Masks and vaccinations are recommended. Plan your visit
Try this collection of prompts for tinkering at home.
Learning Toolbox: Engage in activities about the science of coronavirus and explore our online resources for learning at home.
Science of Water: Food Explore water's crucial role in food and cooking.
Browse our growing online collection of interactive exhibits.
Global Climate Change Explorer • Discover how researchers study climate change and examine the latest scientific data.
Low-cost, teacher-tested activities for the classroom and the curious.
Wired Pier Environmental Field Station • Explore weather, air quality, and water conditions from San Francisco Bay
Dive into websites, activities, apps, and more.
How many objects can you follow at once?
Professional development resources for teacher educators.
With just mud, paper and an egg, you can grow colonies of multi-hued microbes!
Close your eyes – and open your ears.
Find out how this extreme sport is governed by the principles of momentum, gravity, friction, and centripetal force. Learn skateboarding history, technology, and more!
Watch a magnet repel a grape and consider different types of magnetism.
The frozen worlds of the Arctic and Antarctica
Explore the ideas behind Science of Sharing with these Activities.
Demonstrations of electric Robo-Cars made by 22 Science Summer students.
Do hot water and cold water mix?
Hear audio clips of the ambient sounds of the rain forest at night near Arecibo, Puerto Rico.
WHOOSH! Leander Robinson gives the details on Stanford Hospital's pneumatic system.
The only continent without any countries or government . . .
Journey into Chaco Canyon, where ancient people built monuments to the cosmos. Journey to Chichén Itzá, where the Maya built monuments to the sun.
What are the best materials for frames? What are the best designs?
Before there were clocks, people used shadows to tell time!
Learn about the body's vital defense force.
Each webcast, the Exploratorium staff and teachers demonstrate their science projects and compete for the title of IRON SCIENCE TEACHER!
Watch out for stratification of objects—it's nuts.
Build a scale model of waves of red and blue light.
Vsit a quirky kitchen where you can compose music with ordinary (and not-so-ordinary) objects.
Explore the ancient knowledge of the Maya, who built sophisticated monuments to the sun.
Sit down for compost tea with a visionary cultivator.
A model for heart development
See a map of recent earthquakes in the United States, and learn why earthquakes happen so frequently on the West Coast.
Watch old pennies turn bright and shiny right before your eyes!
How can forensic science become more scientific?
Find out why people who love birthday parties should move to Mercury.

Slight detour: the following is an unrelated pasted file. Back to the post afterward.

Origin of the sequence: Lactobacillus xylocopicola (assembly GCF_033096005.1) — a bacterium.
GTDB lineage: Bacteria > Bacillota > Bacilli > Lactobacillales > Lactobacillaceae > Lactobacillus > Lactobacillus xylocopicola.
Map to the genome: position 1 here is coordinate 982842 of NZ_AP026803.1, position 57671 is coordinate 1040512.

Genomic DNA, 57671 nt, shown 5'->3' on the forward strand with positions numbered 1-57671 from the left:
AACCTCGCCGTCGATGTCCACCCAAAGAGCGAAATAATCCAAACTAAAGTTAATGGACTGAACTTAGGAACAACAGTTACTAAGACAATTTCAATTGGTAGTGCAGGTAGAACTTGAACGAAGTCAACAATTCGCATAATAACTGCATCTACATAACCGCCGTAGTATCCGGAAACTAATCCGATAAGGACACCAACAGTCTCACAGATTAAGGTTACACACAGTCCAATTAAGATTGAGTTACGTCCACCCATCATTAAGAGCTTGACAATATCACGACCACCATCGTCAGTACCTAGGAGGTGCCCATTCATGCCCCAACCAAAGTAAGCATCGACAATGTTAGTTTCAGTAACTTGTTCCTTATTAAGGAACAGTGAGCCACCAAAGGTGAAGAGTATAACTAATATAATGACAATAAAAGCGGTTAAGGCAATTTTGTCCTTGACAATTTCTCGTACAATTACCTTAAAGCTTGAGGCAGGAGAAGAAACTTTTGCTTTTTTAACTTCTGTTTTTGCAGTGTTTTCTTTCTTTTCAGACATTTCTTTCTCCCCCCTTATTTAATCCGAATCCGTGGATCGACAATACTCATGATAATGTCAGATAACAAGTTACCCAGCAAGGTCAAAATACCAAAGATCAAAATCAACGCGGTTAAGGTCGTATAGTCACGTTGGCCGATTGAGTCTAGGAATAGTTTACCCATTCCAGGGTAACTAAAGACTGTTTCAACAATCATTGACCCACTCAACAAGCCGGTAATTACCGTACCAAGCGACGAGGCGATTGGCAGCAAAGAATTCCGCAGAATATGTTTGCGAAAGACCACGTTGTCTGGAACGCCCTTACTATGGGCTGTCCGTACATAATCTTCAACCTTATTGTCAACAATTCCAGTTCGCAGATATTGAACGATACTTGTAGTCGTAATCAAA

Do the Bird in a Cage experiment with some basic materials.
Explore the scientific, historical, and cultural context behind a new opera about the first atomic bomb test.
APE was a four-year Exploratorium project to explore strategies and tactics to shift the role of visitors from passive recipient of information to active participant in the exhibit experience.
Will the "real" South Pole please stand up?
What kinds of candy are made and enjoyed in where you live?
What do snowflakes look like on Mars?
A collection of auditory illusions found in indigenous folk practices, popular music, and scientific research.
What do you really know about what you see?
Explore the unknown world inside your brain with these fun activities.
Learn to throw a curveball, a slider, or even a screwball by throwing a Styrofoam ball.
Make a simple rocket and a rocket launcher, and watch a demonstration of how the finished rocket will fly.
by Rob Rothfarb • February 15, 2011
Take a peek at a set of mobile augmented reality installations that were exhibited at an early After Dark program.
The 18,000-foot Mt. Parinacota presents some fitness challenges for climbers.
Explore an interactive map.
From May 20 to June 5 1997, we presented a webcast series exploring the art and science of severe storm visualization.
Learn about common techniques for peering inside the body in order to diagnose disease and injury.
View the full eclipse visible from China in 2008.
Are there earthquakes on Mars? Or rather, “marsquakes?"
Pi Day isn't just a day—it's a way of life.
In this activity, students make bridges using an oil-based modeling clay (plasticene).
Grow spikes of crystals in the sun.
This stuff can't make up its mind -- is it a liquid or a solid?
High energy prices got you down? Discover how pickles can ease your troubles.
You can make a light painting with a light source, a darkened room, and a digital camera.
Where is the Center of the Universe? Here, there, and everywhere.
A Scribbling Machine is a motorized contraption that moves in unusual ways and leaves a mark to trace it's path.
Want to see where the biggest quakes have been this week? Follow a few of the links below to see what's shaking in your neighborhood and around the world.
(Embarcadero at Green Street)
San Francisco, CA 94111
Get at-home activities and learning tools delivered straight to your inbox